Written by: Ben Regalado, contributing writer
If you thought OHSA and Biohazards were all you had to be concerned about, it’s time to think again. The US Pharmacopeial Convention, or USP, standard published this past spring by National Institute of Occupational Safety & Health (NIOSH), established increasing requirement for healthcare providers when it comes to establishing processes and enhancing staff training when it comes to the handling of specific types of hazardous drugs.
Healthcare providers need to examine the entire process of handling of these drugs, from arrival to dispensation, in addition to ensuring there are processes in place to deal with unexpected potential exposures.
While hospitals and other providers frequently have pharmacists or other resources on site they can rely on, the lack of resources in physician practices does not create an excuse for lack of attention. In fact, it may require thoughtful consideration as to whether you will continue to handle these drugs.
NIOSH notes that “drugs considered hazardous include those that exhibit one or more of the following six characteristics in humans or animals: carcinogenicity, teratogenicity or other developmental toxicity, reproductive toxicity, organ toxicity at low doses, genotoxicity (and) structure and toxicity profiles of new drugs that mimic existing drugs determined hazardous by the above criteria.”
Even though the effective date of the new, higher standards isn’t for another 18 months (July 2018), you need to use the time now to prepare. How?
First, start with a comprehensive review of the (34 page) NIOSH List of Antineoplastic and Other Hazardous Drugs in Healthcare Settings for 2016. In the document, providers can find the drug name, comments, and a links to key information.
Second, review Table 5 of the document, which is on pages 32-34. This chart gets into the specifics of why type of Personal Protective Equipment (PPE) you need to have for employees at each stage in the process, beginning with receiving, then continuing through normal handling, compounding, administration through various methods, disposal and cleaning.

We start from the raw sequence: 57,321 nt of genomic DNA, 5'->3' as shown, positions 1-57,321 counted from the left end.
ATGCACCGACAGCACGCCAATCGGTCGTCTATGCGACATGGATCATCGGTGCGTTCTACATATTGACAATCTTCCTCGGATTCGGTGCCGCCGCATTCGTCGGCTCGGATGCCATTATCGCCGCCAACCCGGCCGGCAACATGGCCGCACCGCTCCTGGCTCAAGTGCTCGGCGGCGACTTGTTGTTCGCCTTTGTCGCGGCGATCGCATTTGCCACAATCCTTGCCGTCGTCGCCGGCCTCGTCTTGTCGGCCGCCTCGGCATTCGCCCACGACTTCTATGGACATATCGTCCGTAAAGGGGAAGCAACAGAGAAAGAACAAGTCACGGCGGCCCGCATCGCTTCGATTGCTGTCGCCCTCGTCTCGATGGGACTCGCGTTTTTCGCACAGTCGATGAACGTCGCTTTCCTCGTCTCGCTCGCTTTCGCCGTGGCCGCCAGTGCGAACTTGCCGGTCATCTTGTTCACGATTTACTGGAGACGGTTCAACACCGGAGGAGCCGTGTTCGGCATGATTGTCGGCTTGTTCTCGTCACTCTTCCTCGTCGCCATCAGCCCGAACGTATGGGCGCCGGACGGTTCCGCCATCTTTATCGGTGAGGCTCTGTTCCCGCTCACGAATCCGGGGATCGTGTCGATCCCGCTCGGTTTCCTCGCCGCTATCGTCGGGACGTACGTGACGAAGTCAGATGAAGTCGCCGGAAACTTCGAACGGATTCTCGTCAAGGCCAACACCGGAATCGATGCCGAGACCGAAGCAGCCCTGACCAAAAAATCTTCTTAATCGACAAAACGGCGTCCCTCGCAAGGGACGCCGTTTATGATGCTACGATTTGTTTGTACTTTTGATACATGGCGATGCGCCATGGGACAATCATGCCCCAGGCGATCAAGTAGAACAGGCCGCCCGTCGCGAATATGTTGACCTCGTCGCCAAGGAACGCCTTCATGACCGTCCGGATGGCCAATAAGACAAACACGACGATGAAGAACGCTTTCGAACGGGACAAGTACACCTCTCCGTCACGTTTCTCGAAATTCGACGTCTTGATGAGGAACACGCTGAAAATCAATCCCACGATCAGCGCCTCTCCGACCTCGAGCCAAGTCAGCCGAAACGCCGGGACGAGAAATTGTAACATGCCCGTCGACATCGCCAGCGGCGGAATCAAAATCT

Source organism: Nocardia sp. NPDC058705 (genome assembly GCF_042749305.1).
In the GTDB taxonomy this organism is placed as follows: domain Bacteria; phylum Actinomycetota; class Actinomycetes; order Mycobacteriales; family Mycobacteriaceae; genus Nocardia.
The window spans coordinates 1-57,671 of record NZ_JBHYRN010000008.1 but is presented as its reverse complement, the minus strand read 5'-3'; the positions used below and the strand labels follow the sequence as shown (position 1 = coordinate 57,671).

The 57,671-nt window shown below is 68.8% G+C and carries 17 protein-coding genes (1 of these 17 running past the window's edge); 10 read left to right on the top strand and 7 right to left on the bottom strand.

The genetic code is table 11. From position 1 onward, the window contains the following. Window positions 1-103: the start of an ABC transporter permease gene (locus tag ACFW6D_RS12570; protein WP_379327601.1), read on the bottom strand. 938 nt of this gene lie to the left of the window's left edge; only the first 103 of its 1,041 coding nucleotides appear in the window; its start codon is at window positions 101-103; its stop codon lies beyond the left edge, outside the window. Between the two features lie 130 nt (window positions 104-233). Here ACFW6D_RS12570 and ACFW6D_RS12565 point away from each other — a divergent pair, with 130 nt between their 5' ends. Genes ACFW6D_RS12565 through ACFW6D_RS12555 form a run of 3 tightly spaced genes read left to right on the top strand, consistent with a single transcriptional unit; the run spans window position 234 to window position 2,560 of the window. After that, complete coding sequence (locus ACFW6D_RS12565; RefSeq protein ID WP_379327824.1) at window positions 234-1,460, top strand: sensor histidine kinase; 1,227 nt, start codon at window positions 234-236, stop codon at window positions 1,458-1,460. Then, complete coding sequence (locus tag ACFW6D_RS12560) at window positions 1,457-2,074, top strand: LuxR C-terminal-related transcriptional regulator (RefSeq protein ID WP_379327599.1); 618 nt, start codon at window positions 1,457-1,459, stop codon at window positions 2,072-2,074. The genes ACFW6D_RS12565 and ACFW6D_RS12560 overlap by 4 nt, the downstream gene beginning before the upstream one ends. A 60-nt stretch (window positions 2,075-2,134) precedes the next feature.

PPE necessary, depending on the activity, includes double chemotherapy gloves, protective gown, eye/face protection, respiratory protection and ventilated engineering control.
Third, while many practice may have a “spill kit” for handling biohazards and/or chemical hazards (e.g., mercury), it may be necessary to specifically create and set aside a kit related to these hazardous drugs.
Remember, OSHA inspectors (and, heaven forbid if anything were to happen, plaintiff attorneys) are not just looking for boxes on a checklist. They will want to know that your staff has been trained, and that they have acknowledged and retained the training provided. This goes hand in hand with the OSHA HAZCOM (or Hazard Communication) Standard.
As hopefully you are aware, in updating HAZCOM, several years ago OSHA transitioned from the familiar Material Safety Data Sheet (MSDS) to now follow the United Nations Globally Harmonized System of Classification and Labelling of Chemicals (GHS), and adopted the universal and standardized Safety Data Sheets (SDS). At the very minimum, you should check your policy handling books to assure that you have these new documents, because while they are nearly identical to the ANSI Standard 16 section MSDS there are a few modifications.
While many of these SDS documents and even the NIOSH document is available online, this is one instance where a practice may want to go through the process of assembling paper copies in a readily accessible binder. Why? Because in an emergency situation, speed matters.
Healthcare is truly one of the most highly regulated industries on many levels. This is just another one you need to know about and add to your continuous New Year’s Resolutions list.